There are over 200 species of hibiscus flowers, in a variety of beautiful colors, that belong in the family Malvaceae. They are native to warm, tropical and subtropical regions around the world but can be grown almost anywhere in pots (if kept warm during cold months).
Hibiscus tea has been enjoyed by many for hundreds of years as a relaxing refreshment and as a herbal remedy to treat ailments.
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Health Benefits of Hibiscus Tea
Studies have shown hibiscus tea to be beneficial in lowering blood pressure and may control cholesterol.
One study was done using adults with pre-hypertension or mild hypertension. Those who had three cups of hibiscus tea a day had better results than those who didn’t (a 7.2 point drop in systolic blood pressure compared to 1.3 points). Those who had the highest blood pressure reading at the start of the study, showed the greatest results.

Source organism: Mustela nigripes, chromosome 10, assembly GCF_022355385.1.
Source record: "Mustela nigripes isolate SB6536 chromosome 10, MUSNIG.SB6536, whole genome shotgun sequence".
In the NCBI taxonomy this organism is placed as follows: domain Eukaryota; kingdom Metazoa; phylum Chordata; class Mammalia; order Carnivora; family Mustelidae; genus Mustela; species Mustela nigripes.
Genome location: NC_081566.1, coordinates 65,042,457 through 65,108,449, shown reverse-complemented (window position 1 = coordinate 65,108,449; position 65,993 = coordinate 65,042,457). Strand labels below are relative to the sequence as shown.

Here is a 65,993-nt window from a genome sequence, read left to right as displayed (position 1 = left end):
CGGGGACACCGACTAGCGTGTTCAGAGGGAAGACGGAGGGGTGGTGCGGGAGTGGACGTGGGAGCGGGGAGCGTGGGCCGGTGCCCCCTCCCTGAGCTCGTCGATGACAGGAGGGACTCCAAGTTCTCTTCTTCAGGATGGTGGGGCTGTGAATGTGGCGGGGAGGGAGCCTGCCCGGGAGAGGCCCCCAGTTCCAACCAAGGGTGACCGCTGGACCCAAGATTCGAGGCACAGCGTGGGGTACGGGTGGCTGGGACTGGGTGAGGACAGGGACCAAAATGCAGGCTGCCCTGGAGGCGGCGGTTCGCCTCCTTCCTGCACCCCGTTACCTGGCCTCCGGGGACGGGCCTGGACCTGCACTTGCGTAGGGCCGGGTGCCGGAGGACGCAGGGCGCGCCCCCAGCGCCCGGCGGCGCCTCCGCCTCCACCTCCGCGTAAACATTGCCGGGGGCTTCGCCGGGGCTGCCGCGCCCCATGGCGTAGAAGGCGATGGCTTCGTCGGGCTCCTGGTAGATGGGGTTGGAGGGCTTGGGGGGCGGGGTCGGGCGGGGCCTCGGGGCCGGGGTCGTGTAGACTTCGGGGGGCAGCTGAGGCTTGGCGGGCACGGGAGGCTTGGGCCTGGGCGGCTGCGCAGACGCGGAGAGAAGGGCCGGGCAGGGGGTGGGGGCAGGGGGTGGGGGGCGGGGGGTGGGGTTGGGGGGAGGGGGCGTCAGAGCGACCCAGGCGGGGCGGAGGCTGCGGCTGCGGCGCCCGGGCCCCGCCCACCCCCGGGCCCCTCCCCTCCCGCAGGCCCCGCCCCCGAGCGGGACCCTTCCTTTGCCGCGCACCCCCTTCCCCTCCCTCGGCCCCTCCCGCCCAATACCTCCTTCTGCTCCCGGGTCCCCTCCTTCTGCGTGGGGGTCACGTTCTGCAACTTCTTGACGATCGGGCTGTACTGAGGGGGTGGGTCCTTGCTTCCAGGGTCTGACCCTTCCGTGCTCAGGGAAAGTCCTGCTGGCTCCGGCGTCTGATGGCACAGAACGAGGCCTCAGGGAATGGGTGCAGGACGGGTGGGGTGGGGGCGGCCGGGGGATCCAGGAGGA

Hibiscus tea contains an enzyme inhibitor which blocks the production of amylase. Amylase is an enzyme that breaks down complex sugars and starches. Drinking a cup of hibiscus tea after meals will reduce the absorption of dietary carbohydrates and will assist in weight loss.
Hibiscus tea is rich in vitamin C and makes a wonderful herbal remedy to fight off colds and infections by strengthening the immune system.
Other benefits of hibiscus tea include helping in the prevention of bladder infections and constipation if taken regularly.
Preparing Hibiscus Tea
Hibiscus tea can be made with fresh or dried hibiscus flowers and can be served hot or cold.
Preparing hibiscus tea:
- Pour 1 cup of boiling water over 4 whole flowers or 2 tablespoons of dried flower petals.
- Cover and steep for 10-15 minutes.
- Add a little honey, lemon juice or an orange peel to add extra flavor to your hibiscus tea.
Another way to prepare hibiscus tea:
- Soak dried hibiscus flowers in water for 2 days (no boiling required).
To get the best benefits of hibiscus tea, store flowers in a cool, dry place.
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This post is part of the series: Herbal Teas
Health benefits of herbal teas.